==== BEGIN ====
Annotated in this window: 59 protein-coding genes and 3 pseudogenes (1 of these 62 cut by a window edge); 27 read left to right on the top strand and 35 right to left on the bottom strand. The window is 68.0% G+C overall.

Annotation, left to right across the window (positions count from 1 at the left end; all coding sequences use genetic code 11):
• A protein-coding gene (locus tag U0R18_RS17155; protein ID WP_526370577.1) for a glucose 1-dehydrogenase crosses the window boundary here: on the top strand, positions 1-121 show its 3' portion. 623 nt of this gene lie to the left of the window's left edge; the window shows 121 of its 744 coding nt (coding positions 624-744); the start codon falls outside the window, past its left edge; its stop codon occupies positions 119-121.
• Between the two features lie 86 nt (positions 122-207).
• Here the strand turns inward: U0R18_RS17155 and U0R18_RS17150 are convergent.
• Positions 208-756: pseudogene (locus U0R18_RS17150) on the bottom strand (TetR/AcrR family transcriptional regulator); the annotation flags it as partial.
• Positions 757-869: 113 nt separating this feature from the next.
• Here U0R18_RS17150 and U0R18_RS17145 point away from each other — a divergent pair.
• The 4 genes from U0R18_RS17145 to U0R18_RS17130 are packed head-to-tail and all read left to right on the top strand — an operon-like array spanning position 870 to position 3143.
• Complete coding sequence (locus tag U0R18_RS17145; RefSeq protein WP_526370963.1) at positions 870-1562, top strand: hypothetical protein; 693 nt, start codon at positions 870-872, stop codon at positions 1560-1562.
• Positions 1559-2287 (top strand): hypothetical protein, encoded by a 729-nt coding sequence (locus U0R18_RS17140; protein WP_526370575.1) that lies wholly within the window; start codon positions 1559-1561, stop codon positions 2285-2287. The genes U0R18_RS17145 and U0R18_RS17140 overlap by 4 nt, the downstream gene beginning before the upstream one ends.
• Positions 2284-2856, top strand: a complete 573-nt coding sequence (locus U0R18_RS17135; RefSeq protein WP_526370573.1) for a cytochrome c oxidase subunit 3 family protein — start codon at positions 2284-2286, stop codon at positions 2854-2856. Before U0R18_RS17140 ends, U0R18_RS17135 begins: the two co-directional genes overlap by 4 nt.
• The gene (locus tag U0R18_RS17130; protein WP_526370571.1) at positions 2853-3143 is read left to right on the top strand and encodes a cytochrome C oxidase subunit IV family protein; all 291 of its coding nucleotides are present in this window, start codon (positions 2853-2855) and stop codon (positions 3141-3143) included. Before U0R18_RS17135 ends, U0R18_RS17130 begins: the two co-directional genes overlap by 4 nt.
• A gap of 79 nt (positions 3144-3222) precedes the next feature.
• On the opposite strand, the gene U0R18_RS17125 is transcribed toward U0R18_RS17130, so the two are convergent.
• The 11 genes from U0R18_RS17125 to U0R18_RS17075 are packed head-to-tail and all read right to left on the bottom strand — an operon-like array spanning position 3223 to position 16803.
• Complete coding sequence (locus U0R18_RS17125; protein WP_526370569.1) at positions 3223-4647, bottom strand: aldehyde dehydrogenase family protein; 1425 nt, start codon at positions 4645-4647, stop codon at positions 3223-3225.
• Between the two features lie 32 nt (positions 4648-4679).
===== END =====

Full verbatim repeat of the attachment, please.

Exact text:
Annotated in this window: 59 protein-coding genes and 3 pseudogenes (1 of these 62 cut by a window edge); 27 read left to right on the top strand and 35 right to left on the bottom strand. The window is 68.0% G+C overall.

Annotation, left to right across the window (positions count from 1 at the left end; all coding sequences use genetic code 11):
• A protein-coding gene (locus tag U0R18_RS17155; protein ID WP_526370577.1) for a glucose 1-dehydrogenase crosses the window boundary here: on the top strand, positions 1-121 show its 3' portion. 623 nt of this gene lie to the left of the window's left edge; the window shows 121 of its 744 coding nt (coding positions 624-744); the start codon falls outside the window, past its left edge; its stop codon occupies positions 119-121.
• Between the two features lie 86 nt (positions 122-207).
• Here the strand turns inward: U0R18_RS17155 and U0R18_RS17150 are convergent.
• Positions 208-756: pseudogene (locus U0R18_RS17150) on the bottom strand (TetR/AcrR family transcriptional regulator); the annotation flags it as partial.
• Positions 757-869: 113 nt separating this feature from the next.
• Here U0R18_RS17150 and U0R18_RS17145 point away from each other — a divergent pair.
• The 4 genes from U0R18_RS17145 to U0R18_RS17130 are packed head-to-tail and all read left to right on the top strand — an operon-like array spanning position 870 to position 3143.
• Complete coding sequence (locus tag U0R18_RS17145; RefSeq protein WP_526370963.1) at positions 870-1562, top strand: hypothetical protein; 693 nt, start codon at positions 870-872, stop codon at positions 1560-1562.
• Positions 1559-2287 (top strand): hypothetical protein, encoded by a 729-nt coding sequence (locus U0R18_RS17140; protein WP_526370575.1) that lies wholly within the window; start codon positions 1559-1561, stop codon positions 2285-2287. The genes U0R18_RS17145 and U0R18_RS17140 overlap by 4 nt, the downstream gene beginning before the upstream one ends.
• Positions 2284-2856, top strand: a complete 573-nt coding sequence (locus U0R18_RS17135; RefSeq protein WP_526370573.1) for a cytochrome c oxidase subunit 3 family protein — start codon at positions 2284-2286, stop codon at positions 2854-2856. Before U0R18_RS17140 ends, U0R18_RS17135 begins: the two co-directional genes overlap by 4 nt.
• The gene (locus tag U0R18_RS17130; protein WP_526370571.1) at positions 2853-3143 is read left to right on the top strand and encodes a cytochrome C oxidase subunit IV family protein; all 291 of its coding nucleotides are present in this window, start codon (positions 2853-2855) and stop codon (positions 3141-3143) included. Before U0R18_RS17135 ends, U0R18_RS17130 begins: the two co-directional genes overlap by 4 nt.
• A gap of 79 nt (positions 3144-3222) precedes the next feature.
• On the opposite strand, the gene U0R18_RS17125 is transcribed toward U0R18_RS17130, so the two are convergent.
• The 11 genes from U0R18_RS17125 to U0R18_RS17075 are packed head-to-tail and all read right to left on the bottom strand — an operon-like array spanning position 3223 to position 16803.
• Complete coding sequence (locus U0R18_RS17125; protein WP_526370569.1) at positions 3223-4647, bottom strand: aldehyde dehydrogenase family protein; 1425 nt, start codon at positions 4645-4647, stop codon at positions 3223-3225.
• Between the two features lie 32 nt (positions 4648-4679).